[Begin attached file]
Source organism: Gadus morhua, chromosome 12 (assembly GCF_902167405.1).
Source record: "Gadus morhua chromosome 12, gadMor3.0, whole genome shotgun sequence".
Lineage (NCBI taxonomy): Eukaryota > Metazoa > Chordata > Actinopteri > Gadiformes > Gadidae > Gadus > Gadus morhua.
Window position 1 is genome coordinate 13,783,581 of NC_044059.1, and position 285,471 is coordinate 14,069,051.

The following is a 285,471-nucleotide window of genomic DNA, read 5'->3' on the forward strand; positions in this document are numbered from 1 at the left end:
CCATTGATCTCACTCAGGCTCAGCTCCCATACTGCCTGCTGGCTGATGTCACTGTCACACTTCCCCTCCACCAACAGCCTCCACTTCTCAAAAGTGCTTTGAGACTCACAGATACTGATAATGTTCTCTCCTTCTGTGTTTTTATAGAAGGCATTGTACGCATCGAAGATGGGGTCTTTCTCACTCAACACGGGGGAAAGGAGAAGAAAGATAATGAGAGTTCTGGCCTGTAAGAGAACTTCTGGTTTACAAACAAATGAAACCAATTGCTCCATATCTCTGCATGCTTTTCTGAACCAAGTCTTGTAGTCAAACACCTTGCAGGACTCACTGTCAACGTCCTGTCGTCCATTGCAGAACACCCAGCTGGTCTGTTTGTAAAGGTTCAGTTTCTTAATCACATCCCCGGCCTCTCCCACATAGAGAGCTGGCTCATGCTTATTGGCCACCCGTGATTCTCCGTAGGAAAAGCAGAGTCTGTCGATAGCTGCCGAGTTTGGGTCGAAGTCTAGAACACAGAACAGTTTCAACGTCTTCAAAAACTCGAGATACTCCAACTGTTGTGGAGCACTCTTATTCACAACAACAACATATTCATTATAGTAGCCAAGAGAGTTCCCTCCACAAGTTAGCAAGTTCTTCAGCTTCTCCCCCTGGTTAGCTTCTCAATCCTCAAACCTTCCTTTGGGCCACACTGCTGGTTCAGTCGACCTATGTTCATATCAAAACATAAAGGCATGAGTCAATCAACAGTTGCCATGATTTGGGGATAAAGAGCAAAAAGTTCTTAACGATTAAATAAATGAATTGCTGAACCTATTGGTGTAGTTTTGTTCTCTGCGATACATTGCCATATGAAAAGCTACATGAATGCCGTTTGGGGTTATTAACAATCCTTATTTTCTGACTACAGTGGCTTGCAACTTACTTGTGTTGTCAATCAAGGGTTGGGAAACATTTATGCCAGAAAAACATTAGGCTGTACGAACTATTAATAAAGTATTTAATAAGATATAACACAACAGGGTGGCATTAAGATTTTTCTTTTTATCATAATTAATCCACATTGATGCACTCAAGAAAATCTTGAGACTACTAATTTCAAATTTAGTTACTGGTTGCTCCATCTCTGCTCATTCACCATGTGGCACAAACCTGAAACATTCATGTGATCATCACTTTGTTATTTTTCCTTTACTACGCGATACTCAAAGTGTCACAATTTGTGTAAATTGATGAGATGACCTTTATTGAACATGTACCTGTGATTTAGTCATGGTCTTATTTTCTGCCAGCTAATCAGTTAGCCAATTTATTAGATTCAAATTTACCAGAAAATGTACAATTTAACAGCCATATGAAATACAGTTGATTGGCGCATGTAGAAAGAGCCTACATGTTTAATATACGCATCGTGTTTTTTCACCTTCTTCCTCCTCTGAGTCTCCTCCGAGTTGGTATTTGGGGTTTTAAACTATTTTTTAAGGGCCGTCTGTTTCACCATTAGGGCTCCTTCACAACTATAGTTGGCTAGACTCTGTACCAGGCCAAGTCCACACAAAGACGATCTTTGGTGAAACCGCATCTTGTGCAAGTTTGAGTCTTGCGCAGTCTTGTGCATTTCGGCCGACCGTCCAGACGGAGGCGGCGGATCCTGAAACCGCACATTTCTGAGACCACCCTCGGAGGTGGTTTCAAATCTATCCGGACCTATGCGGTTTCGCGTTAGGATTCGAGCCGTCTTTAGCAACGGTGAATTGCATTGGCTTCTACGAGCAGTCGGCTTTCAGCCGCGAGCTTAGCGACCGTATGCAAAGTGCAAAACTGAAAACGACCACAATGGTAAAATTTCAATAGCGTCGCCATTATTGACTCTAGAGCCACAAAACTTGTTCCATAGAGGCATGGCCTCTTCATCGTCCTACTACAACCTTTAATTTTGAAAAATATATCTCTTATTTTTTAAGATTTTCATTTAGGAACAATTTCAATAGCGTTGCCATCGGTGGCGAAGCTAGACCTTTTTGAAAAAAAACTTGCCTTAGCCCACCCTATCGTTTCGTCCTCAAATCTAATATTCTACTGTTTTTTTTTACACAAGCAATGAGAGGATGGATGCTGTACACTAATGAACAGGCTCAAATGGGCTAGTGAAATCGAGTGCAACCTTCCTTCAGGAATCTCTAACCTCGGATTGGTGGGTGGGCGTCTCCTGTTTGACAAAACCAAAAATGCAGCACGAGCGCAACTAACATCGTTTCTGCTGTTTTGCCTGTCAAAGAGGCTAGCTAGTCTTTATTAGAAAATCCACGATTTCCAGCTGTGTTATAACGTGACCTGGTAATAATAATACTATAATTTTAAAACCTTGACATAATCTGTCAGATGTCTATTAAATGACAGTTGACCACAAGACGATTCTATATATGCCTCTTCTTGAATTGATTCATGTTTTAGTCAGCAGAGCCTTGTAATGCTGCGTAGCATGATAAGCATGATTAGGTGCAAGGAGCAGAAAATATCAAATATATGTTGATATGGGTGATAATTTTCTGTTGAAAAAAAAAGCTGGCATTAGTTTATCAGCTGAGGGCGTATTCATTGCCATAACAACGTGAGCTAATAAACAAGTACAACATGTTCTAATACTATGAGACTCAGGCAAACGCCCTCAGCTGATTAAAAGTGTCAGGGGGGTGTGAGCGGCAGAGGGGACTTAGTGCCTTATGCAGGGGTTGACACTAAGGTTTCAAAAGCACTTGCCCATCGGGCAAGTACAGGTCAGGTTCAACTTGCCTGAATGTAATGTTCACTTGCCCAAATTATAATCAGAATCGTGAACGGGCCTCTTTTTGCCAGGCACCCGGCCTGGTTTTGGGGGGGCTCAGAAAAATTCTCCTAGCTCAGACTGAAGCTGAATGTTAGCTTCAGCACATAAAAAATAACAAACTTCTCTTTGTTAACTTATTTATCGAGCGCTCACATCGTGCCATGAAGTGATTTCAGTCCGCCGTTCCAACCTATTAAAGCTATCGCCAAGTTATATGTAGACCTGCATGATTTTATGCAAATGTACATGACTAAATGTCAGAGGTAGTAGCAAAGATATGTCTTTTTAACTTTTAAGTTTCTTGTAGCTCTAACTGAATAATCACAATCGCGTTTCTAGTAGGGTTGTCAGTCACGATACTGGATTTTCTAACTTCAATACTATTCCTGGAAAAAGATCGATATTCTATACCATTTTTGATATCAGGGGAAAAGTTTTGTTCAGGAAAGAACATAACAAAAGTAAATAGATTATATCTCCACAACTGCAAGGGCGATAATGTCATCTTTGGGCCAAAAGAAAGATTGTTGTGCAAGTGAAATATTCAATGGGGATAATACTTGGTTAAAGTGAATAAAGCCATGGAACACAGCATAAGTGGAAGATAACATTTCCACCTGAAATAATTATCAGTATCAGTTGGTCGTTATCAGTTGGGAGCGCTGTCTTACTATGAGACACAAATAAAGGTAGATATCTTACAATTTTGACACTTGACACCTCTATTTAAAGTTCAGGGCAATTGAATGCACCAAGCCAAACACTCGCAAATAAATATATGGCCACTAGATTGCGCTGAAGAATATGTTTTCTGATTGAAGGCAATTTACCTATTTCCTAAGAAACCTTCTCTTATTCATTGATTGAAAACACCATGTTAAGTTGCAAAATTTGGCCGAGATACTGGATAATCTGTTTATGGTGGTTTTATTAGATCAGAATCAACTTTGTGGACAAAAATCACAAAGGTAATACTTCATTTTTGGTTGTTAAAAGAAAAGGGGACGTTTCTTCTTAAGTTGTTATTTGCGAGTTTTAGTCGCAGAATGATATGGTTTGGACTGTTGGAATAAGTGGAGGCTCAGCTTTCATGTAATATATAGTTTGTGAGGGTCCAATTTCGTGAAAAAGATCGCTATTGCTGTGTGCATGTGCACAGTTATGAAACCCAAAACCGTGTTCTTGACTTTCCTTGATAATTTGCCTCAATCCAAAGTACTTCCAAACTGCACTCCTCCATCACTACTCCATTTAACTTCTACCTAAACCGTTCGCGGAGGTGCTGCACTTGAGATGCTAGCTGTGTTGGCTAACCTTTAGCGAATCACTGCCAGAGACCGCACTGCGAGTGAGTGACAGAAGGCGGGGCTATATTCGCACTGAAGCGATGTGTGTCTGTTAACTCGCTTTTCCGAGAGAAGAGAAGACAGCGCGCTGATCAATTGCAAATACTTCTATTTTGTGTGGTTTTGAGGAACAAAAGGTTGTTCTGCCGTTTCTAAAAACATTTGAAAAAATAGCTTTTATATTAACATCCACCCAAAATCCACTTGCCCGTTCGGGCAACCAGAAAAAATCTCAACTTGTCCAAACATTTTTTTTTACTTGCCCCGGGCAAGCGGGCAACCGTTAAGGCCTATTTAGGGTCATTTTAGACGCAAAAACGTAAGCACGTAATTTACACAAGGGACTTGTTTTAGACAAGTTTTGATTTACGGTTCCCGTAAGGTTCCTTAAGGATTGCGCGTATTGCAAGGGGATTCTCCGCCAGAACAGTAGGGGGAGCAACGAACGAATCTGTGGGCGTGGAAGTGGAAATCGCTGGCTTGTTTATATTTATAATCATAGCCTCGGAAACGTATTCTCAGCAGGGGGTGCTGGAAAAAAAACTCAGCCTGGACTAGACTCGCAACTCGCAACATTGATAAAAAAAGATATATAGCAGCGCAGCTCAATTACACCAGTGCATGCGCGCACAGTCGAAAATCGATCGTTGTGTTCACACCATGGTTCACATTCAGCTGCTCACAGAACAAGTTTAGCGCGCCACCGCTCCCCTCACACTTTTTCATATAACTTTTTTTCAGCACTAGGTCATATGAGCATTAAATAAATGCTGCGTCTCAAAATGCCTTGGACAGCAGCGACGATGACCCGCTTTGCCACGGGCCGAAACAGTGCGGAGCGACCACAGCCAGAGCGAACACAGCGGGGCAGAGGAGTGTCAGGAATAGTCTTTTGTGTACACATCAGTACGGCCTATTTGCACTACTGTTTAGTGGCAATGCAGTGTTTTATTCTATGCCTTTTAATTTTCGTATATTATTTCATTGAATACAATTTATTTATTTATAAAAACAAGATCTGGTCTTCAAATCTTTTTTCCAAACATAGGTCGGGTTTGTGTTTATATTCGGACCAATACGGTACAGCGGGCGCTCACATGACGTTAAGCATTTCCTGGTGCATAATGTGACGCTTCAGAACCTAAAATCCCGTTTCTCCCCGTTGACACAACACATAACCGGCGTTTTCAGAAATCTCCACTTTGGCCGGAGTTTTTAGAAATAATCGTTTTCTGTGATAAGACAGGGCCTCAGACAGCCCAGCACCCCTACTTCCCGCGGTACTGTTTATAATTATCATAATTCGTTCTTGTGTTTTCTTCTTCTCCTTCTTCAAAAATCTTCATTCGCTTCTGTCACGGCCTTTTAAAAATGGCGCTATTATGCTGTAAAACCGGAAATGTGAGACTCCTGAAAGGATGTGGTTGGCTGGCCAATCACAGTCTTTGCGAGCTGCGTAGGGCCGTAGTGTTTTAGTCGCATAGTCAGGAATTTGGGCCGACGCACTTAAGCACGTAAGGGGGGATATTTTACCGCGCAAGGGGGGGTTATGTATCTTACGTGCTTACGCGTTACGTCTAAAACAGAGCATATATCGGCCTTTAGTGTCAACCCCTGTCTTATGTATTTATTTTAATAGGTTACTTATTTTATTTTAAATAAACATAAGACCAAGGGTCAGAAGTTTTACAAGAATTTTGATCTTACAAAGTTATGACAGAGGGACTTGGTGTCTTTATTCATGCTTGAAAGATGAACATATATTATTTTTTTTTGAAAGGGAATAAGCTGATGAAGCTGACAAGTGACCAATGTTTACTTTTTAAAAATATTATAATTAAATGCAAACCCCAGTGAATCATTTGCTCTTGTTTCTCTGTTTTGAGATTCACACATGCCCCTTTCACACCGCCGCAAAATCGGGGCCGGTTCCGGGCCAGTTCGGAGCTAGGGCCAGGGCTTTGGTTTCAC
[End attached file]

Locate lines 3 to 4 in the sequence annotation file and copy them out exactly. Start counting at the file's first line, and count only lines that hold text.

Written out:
Lineage (NCBI taxonomy): Eukaryota > Metazoa > Chordata > Actinopteri > Gadiformes > Gadidae > Gadus > Gadus morhua.
Window position 1 is genome coordinate 13,783,581 of NC_044059.1, and position 285,471 is coordinate 14,069,051.